Hate crime is where someone is a victim of any crime due to prejudice towards their
- Sexual Orientation
- Transgender Identity
You don’t have to be physically attacked or injured to be a victim of hate crime. Hate Crime can include:
- Having graffiti sprayed on your house or car
- Having hurtful things said to you day after day
- Being pushed, hit or hurt
- Having something you own vandalised
- Having something belonging to your community vandalised
- Having your belongings stolen
- People threatening you, your friends or family
- People swearing at you or making abusive remarks
- People making you feel scared, intimidated or distressed
Hate Crime is unacceptable and is taken very seriously by the Police Service of Scotland. These incidents should be reported to the police at the earliest opportunity, either to the police directly or if you feel unable to speak to the police directly, then via our online Hate Crime form or via one of our 3rd Party Reporting Centres. Details can be found here.
Third party reporting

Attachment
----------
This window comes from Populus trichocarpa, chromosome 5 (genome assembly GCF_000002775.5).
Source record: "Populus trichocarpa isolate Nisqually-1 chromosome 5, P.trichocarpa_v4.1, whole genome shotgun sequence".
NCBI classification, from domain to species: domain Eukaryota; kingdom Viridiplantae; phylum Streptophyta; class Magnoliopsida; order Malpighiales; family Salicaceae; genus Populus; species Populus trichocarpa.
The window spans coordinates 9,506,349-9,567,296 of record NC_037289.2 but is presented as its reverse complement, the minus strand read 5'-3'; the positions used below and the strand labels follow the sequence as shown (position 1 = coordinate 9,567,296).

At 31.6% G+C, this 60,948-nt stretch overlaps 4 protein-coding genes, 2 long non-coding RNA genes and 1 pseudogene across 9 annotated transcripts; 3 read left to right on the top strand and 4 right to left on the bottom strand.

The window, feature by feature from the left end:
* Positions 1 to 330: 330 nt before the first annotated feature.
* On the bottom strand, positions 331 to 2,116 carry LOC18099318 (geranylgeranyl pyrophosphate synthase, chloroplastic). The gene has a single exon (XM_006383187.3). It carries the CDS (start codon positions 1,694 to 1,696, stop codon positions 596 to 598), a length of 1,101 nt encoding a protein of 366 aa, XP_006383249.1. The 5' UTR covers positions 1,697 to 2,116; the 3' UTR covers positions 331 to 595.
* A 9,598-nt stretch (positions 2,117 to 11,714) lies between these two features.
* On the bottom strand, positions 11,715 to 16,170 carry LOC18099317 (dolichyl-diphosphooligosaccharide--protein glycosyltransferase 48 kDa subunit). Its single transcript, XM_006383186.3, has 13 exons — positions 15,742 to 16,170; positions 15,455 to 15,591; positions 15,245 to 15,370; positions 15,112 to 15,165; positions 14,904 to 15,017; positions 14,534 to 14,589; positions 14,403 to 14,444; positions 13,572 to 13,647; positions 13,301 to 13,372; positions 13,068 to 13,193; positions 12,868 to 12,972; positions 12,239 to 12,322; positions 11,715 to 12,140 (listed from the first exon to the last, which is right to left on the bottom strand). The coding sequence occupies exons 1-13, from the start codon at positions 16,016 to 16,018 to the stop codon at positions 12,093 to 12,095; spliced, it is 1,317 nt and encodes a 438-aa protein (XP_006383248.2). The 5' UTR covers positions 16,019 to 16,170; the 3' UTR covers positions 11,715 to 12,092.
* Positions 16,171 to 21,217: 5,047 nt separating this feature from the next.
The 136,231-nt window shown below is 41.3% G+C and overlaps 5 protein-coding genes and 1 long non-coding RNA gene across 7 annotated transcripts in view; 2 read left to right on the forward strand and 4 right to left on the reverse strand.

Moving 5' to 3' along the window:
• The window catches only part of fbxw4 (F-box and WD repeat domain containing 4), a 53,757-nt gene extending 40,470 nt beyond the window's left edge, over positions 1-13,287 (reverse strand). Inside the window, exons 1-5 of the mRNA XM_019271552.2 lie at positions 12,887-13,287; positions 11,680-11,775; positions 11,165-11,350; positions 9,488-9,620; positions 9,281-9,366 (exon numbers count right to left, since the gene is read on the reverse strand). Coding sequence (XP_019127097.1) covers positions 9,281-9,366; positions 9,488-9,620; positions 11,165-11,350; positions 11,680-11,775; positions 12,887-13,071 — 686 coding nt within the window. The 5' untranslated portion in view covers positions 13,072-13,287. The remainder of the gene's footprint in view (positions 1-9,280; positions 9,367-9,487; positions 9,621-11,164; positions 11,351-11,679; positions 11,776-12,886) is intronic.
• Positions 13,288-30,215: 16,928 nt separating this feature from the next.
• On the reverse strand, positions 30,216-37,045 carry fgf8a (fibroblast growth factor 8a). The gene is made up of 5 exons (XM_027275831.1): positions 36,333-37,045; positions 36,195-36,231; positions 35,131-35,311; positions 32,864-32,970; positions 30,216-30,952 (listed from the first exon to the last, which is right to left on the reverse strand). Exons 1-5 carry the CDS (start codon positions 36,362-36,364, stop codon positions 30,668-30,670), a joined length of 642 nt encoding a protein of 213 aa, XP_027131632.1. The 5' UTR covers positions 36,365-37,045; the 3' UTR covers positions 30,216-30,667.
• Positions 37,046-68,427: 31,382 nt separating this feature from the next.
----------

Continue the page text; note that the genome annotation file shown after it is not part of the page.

In some cases victims/witnesses of Hate Crime do not feel comfortable reporting the matter directly to the Police and may be more comfortable reporting it to someone they are familiar with.
To ensure all victims/witnesses are able to report Hate Crimes, Police Scotland works in partnership with a wide variety of partners who perform the role of 3rd Party Reporting Centres. Staff within 3rd Party Reporting Centres have been trained to assist a victim or witness in submitting a report to the police and can make such a report on the victim/witnesses behalf.
Examples of 3rd Party Reporting Centres participating in the scheme range from Housing Associations to Victim Support offices and Voluntary Groups. Find your nearest Third Party Reporting Centre.
Further information and advice about Hate Crime can be found at www.hatecrimescotland.org